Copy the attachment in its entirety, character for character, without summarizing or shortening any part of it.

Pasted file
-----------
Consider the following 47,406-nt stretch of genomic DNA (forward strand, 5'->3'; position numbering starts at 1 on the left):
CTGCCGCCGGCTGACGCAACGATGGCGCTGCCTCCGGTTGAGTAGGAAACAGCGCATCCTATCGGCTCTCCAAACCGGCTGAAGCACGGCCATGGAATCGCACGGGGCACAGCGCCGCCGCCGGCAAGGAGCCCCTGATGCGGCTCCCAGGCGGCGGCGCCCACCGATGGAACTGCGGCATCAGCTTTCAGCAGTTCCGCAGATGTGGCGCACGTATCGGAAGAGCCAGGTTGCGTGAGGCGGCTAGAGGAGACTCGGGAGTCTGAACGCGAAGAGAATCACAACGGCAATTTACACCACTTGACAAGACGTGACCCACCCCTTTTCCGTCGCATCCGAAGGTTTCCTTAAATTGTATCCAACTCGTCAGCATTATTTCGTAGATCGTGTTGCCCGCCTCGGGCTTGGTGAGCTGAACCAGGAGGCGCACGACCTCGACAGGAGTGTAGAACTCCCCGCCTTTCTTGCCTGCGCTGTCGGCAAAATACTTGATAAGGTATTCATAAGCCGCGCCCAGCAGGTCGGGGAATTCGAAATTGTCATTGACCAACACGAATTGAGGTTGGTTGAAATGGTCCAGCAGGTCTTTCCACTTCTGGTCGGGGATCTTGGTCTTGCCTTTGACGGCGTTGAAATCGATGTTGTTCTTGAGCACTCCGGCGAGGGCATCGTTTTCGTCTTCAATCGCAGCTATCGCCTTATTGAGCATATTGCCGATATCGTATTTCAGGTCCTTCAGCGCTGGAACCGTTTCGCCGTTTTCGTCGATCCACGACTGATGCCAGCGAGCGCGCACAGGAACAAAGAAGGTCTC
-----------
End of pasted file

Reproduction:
Consider the following 47,406-nt stretch of genomic DNA (forward strand, 5'->3'; position numbering starts at 1 on the left):
CTGCCGCCGGCTGACGCAACGATGGCGCTGCCTCCGGTTGAGTAGGAAACAGCGCATCCTATCGGCTCTCCAAACCGGCTGAAGCACGGCCATGGAATCGCACGGGGCACAGCGCCGCCGCCGGCAAGGAGCCCCTGATGCGGCTCCCAGGCGGCGGCGCCCACCGATGGAACTGCGGCATCAGCTTTCAGCAGTTCCGCAGATGTGGCGCACGTATCGGAAGAGCCAGGTTGCGTGAGGCGGCTAGAGGAGACTCGGGAGTCTGAACGCGAAGAGAATCACAACGGCAATTTACACCACTTGACAAGACGTGACCCACCCCTTTTCCGTCGCATCCGAAGGTTTCCTTAAATTGTATCCAACTCGTCAGCATTATTTCGTAGATCGTGTTGCCCGCCTCGGGCTTGGTGAGCTGAACCAGGAGGCGCACGACCTCGACAGGAGTGTAGAACTCCCCGCCTTTCTTGCCTGCGCTGTCGGCAAAATACTTGATAAGGTATTCATAAGCCGCGCCCAGCAGGTCGGGGAATTCGAAATTGTCATTGACCAACACGAATTGAGGTTGGTTGAAATGGTCCAGCAGGTCTTTCCACTTCTGGTCGGGGATCTTGGTCTTGCCTTTGACGGCGTTGAAATCGATGTTGTTCTTGAGCACTCCGGCGAGGGCATCGTTTTCGTCTTCAATCGCAGCTATCGCCTTATTGAGCATATTGCCGATATCGTATTTCAGGTCCTTCAGCGCTGGAACCGTTTCGCCGTTTTCGTCGATCCACGACTGATGCCAGCGAGCGCGCACAGGAACAAAGAAGGTCTC